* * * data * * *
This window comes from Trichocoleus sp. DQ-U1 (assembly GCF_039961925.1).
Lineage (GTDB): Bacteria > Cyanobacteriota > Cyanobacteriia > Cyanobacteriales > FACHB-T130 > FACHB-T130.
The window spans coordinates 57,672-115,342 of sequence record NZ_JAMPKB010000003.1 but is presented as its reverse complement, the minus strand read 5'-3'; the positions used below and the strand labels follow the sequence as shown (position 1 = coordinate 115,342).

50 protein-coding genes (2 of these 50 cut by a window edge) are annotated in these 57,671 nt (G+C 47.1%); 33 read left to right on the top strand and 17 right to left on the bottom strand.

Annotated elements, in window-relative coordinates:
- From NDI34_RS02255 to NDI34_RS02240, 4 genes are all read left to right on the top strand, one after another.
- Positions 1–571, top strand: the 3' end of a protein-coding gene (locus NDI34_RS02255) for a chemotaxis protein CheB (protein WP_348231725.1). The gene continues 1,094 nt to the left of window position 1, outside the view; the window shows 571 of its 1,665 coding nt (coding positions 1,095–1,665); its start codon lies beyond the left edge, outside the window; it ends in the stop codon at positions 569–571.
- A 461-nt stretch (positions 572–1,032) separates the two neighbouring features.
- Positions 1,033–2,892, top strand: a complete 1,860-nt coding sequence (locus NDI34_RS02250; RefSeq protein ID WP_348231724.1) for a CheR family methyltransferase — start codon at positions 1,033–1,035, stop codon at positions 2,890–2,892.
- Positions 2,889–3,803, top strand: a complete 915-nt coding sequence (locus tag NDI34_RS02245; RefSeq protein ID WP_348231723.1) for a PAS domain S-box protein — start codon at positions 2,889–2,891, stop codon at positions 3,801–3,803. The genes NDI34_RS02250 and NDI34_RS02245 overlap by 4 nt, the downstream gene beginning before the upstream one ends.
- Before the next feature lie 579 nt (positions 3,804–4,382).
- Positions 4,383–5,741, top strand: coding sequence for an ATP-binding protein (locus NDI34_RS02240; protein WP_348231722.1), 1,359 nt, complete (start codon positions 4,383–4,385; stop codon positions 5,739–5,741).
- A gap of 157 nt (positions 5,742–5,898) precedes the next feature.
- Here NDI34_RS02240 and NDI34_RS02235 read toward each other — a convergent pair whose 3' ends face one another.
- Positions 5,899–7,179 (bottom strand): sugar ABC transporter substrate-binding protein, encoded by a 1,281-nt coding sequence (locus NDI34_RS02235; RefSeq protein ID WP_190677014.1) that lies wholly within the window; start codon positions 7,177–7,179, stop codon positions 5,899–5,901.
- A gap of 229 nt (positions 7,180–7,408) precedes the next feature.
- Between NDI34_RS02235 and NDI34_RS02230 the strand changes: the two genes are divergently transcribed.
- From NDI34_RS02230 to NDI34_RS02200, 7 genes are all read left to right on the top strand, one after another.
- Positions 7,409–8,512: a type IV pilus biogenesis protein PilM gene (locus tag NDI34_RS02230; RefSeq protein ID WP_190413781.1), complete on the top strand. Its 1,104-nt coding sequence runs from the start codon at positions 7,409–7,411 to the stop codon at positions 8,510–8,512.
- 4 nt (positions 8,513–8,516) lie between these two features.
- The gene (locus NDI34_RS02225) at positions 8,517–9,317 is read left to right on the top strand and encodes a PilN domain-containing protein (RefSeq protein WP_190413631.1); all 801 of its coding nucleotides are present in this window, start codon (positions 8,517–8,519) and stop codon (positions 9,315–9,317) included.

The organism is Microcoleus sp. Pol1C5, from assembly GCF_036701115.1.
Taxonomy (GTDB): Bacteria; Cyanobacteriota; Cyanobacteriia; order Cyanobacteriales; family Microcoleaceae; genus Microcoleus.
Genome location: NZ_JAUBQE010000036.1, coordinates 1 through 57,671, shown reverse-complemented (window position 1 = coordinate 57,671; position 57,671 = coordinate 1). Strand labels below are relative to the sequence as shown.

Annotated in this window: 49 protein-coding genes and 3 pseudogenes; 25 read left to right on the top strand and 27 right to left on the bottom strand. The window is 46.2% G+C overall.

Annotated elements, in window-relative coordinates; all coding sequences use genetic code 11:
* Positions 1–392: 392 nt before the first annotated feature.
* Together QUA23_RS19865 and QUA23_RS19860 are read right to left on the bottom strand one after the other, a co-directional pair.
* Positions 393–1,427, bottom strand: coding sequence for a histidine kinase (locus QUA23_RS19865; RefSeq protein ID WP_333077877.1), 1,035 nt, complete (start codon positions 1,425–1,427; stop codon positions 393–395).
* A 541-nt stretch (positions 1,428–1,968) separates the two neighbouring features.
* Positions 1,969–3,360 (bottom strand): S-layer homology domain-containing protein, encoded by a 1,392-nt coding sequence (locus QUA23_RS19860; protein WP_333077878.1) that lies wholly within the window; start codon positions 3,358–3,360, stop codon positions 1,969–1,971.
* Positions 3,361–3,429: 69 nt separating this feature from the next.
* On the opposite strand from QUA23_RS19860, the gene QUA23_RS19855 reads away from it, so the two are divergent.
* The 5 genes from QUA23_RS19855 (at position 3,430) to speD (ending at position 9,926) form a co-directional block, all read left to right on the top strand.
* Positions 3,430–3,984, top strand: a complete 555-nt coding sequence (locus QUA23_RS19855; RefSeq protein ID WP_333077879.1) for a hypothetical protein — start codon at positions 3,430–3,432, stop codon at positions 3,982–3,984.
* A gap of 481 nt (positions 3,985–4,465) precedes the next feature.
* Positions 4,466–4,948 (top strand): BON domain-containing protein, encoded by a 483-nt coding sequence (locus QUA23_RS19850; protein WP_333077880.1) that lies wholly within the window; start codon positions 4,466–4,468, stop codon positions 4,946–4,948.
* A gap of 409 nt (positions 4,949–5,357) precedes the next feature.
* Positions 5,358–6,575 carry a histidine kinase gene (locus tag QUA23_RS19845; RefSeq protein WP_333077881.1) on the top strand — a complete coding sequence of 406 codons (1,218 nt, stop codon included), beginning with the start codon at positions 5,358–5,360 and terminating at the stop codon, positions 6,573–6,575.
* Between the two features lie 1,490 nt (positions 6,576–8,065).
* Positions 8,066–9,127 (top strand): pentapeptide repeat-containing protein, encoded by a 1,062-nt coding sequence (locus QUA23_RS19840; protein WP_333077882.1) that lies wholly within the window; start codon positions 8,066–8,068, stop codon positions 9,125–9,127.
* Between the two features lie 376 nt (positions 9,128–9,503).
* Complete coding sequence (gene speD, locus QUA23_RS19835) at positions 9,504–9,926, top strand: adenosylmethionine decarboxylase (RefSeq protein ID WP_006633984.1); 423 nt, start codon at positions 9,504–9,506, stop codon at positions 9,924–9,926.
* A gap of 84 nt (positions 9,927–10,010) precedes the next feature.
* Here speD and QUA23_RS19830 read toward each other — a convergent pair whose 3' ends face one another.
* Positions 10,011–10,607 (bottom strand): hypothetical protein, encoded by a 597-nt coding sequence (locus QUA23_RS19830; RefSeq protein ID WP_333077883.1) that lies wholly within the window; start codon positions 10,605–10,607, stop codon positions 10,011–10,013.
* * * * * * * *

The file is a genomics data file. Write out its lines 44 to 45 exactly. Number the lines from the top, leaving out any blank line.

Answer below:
* A gap of 84 nt (positions 9,927–10,010) precedes the next feature.
* Here speD and QUA23_RS19830 read toward each other — a convergent pair whose 3' ends face one another.